Thought for the week
In my ongoing series of thoughts on the upcoming Sunday’s Gospel, I give you this.
The resurrection of Jesus Christ is not the only story in the New Testament about the raising of the dead. This week’s Gospel brings us the well-known story of the raising of Lazarus.
One could certainly write about the power and majesty of this event – the news that Lazarus was ill, followed by travel to see him, and then the extraordinary climax of the story, when Lazarus returns to life. At our reading’s end, we are told that many people “believed” because of seeing this event.
All that is true, but it is not what captivates me as I read the story.
When Jesus saw Lazarus, he wept. The Son of God, Jesus Christ, present from the moment of creation as the Word of God, shed tears of grief. Why should Jesus, possessed of God’s power, weep? If Jesus knew he was to raise Lazarus in a few moments, why grieve?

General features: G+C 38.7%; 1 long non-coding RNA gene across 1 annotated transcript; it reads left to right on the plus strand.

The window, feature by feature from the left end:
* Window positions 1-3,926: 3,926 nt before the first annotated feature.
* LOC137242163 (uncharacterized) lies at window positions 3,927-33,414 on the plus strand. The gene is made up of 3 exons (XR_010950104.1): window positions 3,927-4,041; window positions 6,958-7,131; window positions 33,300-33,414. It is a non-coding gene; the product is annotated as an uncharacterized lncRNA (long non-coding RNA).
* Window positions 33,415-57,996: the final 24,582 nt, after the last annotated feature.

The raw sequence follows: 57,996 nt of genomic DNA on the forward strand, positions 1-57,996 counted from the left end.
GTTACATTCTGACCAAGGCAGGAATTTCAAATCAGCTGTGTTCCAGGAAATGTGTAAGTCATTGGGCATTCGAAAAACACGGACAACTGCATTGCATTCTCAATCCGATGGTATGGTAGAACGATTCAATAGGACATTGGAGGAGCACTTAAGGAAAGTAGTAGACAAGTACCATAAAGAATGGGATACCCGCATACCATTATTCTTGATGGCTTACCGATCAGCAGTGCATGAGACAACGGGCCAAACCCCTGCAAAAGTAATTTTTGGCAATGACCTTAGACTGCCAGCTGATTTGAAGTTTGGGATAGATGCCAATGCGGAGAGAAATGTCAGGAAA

Scholars argue over why Jesus would weep. The text itself has people saying, “See how he loved him.” Perhaps Jesus was weeping at the death of his friend. But I think a good case can be made that Jesus wept because of the living – the sorrow that Mary and Martha were experiencing.
How often have you shed tears of sadness with another, though their sorrow is over something that has not touched you. This is the heart of empathy. And God is surely aware of our need, and our struggles. As one famous hymn says, “There is no place where earth’s sorrows are more felt than in heaven.”
As we face the struggles of this life – jobs, family, faith, school, addiction, grief, or something else – it is important to remember this truth. Jesus wept. And Jesus is ready to weep with us, to be our companion in this life’s journey.
Bring your struggles, bring your burdens, bring your sadness. Find a church this Sunday, and hear the Good News that God is with us now and forever, to be our companion and our guide.
The image is from a remarkable collection of images of Christian art from the catacombs of Rome. Check it out.